Provision #119: Have a Partner

LifeTrek Provision

This LifeTrek Provision is unabashedly autobiographical. If that turns you off, or if you don’t enjoy reading about marathon running, then read no further. But there are lessons here with wide applicability. Running, after all, is a metaphor for life. And this particular run became especially so.

Bob runs two marathons a year, one spring and the other fall. The spring marathon is a little harder to prepare for, since he’s training through the winter with more weather interruptions. Having access to an indoor track or a treadmill is a good idea in this part of the country. In addition to weather interruptions, Bob encountered two other problems in his preparation for the Cleveland Marathon.

First, he developed a pulled hamstring muscle about 2• months prior to the marathon. Lesson: take time to stretch and warm up before exercising vigorously. Metaphor for life: don’t be in such a rush to get going that you fail to get ready. Adrenaline can get a lot done, but it takes a toll. We can suffer or hurt ourselves in the process. Better to work effortlessly, with balance and energy.

Second, he followed an inadequate training schedule. It was long enough: about 46 miles a week, but it wasn’t planned right: too many sub 60-minute runs and too few 180-minute plus runs. This was partly in response to his pulled hamstring, but it was also a lack of knowledge about what makes marathon running effortless. Metaphor for life: master your subject if you want hard things to be easy. That’s true in every area: true mastery appears and feels effortless.

In the weeks prior to the marathon, Bob overcame his pulled hamstring with reduced mileage and the assistance of a massage therapist. Metaphor for life: don’t be afraid to spend time and money to take care of yourself. It can pay big dividends in the end.

Bob could not overcome his inadequate training schedule, but fortunately he didn’t know that at the time. So Bob arrived at the starting line filled with enthusiasm and armed with a plan for running a sub 3:40 marathon. More importantly, he also arrived at the starting line with two friends, running buddies, who had gone to Cleveland with him to provide more than just moral support. One, Linda, was running in the 10K race. The other, Mark, was going run the last six miles of the marathon with Bob.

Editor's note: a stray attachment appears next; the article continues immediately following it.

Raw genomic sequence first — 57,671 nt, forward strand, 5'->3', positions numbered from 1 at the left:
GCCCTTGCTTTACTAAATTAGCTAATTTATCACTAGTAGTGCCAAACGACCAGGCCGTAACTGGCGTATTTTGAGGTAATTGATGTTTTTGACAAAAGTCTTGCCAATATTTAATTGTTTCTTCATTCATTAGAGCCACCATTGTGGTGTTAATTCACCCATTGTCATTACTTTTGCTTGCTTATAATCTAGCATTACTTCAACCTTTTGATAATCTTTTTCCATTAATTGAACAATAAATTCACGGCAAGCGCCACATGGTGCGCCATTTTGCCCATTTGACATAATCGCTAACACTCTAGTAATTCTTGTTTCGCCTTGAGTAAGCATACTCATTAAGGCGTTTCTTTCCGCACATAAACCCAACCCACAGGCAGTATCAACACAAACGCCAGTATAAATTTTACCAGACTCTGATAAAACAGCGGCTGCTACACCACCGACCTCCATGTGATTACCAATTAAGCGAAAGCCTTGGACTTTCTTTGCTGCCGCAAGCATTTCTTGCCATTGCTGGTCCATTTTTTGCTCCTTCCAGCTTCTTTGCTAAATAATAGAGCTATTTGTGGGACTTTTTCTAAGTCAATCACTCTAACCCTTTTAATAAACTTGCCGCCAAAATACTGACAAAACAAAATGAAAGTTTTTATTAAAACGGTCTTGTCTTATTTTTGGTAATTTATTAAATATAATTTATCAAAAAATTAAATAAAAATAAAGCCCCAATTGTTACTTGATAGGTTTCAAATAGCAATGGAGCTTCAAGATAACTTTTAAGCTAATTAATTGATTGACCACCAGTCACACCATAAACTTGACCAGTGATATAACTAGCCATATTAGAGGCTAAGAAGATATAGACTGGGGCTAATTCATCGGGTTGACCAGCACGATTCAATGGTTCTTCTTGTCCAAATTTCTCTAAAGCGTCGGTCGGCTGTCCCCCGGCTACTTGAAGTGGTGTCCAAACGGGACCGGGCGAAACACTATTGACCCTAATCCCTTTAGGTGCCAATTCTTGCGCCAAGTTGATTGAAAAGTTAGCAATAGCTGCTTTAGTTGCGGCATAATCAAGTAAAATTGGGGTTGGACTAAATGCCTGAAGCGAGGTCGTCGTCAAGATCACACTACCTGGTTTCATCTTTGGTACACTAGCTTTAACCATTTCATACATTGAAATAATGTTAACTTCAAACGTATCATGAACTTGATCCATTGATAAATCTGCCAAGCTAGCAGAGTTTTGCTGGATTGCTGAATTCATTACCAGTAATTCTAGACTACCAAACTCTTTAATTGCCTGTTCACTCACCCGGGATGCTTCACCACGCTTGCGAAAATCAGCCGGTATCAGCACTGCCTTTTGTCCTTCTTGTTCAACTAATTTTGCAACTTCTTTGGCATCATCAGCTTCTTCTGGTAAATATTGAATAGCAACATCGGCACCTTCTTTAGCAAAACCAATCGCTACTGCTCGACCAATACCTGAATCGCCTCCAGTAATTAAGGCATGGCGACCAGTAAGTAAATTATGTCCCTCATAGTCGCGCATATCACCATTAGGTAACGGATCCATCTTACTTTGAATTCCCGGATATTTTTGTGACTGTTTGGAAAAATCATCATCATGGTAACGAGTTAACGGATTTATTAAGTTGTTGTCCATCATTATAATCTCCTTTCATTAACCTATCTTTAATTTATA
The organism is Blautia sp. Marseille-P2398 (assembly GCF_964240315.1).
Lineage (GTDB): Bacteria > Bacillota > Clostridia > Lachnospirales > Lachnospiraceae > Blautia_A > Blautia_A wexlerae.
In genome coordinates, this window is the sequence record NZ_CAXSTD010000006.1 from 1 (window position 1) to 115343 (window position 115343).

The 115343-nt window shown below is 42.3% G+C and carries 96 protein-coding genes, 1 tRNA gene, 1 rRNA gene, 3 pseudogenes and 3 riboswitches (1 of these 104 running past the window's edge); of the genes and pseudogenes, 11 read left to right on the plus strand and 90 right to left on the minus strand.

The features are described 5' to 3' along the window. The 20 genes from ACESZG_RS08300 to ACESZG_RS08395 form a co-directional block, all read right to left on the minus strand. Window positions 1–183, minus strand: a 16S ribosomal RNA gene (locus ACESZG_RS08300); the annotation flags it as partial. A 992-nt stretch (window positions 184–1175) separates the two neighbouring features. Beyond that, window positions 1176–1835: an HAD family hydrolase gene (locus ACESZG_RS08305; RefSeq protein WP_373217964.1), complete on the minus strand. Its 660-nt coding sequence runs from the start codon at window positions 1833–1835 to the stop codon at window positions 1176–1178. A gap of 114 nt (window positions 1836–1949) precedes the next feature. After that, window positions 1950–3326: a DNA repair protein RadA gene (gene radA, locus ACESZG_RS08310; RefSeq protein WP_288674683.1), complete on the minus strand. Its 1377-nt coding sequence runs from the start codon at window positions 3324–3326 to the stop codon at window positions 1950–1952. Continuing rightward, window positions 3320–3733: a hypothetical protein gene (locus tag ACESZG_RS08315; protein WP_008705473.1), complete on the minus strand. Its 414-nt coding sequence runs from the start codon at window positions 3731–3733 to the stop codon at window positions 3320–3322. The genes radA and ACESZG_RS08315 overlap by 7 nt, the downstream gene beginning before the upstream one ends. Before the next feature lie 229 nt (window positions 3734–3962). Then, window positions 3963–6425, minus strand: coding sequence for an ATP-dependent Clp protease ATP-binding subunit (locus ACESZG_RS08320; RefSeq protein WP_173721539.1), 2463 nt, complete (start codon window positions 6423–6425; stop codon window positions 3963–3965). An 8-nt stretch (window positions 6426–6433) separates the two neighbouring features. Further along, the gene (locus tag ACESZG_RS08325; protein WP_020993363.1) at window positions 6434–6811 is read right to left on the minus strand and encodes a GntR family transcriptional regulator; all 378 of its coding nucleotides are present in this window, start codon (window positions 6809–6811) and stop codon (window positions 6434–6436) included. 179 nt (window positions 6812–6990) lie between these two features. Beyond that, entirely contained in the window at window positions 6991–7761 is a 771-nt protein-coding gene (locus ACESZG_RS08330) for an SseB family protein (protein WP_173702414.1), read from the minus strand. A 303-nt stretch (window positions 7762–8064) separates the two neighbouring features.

Everything went according to plan during the first half of the race. Bob passed the halfway point at 1:49, on target for a sub 3:40 marathon if he’d run a negative split. But he faded in the second half of the race. Where were those long training runs when he needed them! It also didn’t help that it was a warm, sunny day. A great day, in fact, for a picnic but a lousy day for a marathon run. Metaphor for life: learn to accept the things that are truly beyond your control.

The heat and sun caused dehydration that made Bob a bit silly and disoriented from mile 22 forward. As one veteran marathoner quipped: mile 22 is the halfway point of a marathon. This was surely true in Cleveland on May 2. To compensate for his borderline delirium, Bob reached out and grabbed Mark’s hand as they were running. He thought it would help to hold hands for just a minute. They ended up running the rest of the race that way, crossing the finish line together with clasped hands lifted in triumph.

Bob and Mark finishing the Cleveland MarathonMetaphor for life: have a partner. Someone you can count on and draw strength from. Someone who can anchor you in the present moment. Someone who can share your pain and their reserves. Someone you can touch and feel. That’s why many people retain coaches. No one goes through life alone. But we often act and feel like we do. It’s time to abandon the notion that real people do it by themselves. Have a partner and do it together. It’ll make the hard times easier and the easy times better. It’ll assist you to finish the race in style.

Bob finished the Cleveland marathon in 3:46, short of his goal but nevertheless a personal record that would not have been possible without Mark’s assistance in the final miles. Thanks, Mark, for being a great partner in the run.

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May you be filled with goodness, peace, and joy.

Bob Tschannen-Moran, MCC, BCC

President, LifeTrek Coaching
CEO & Co-Founder, Center for School
Immediate Past President, International Association of

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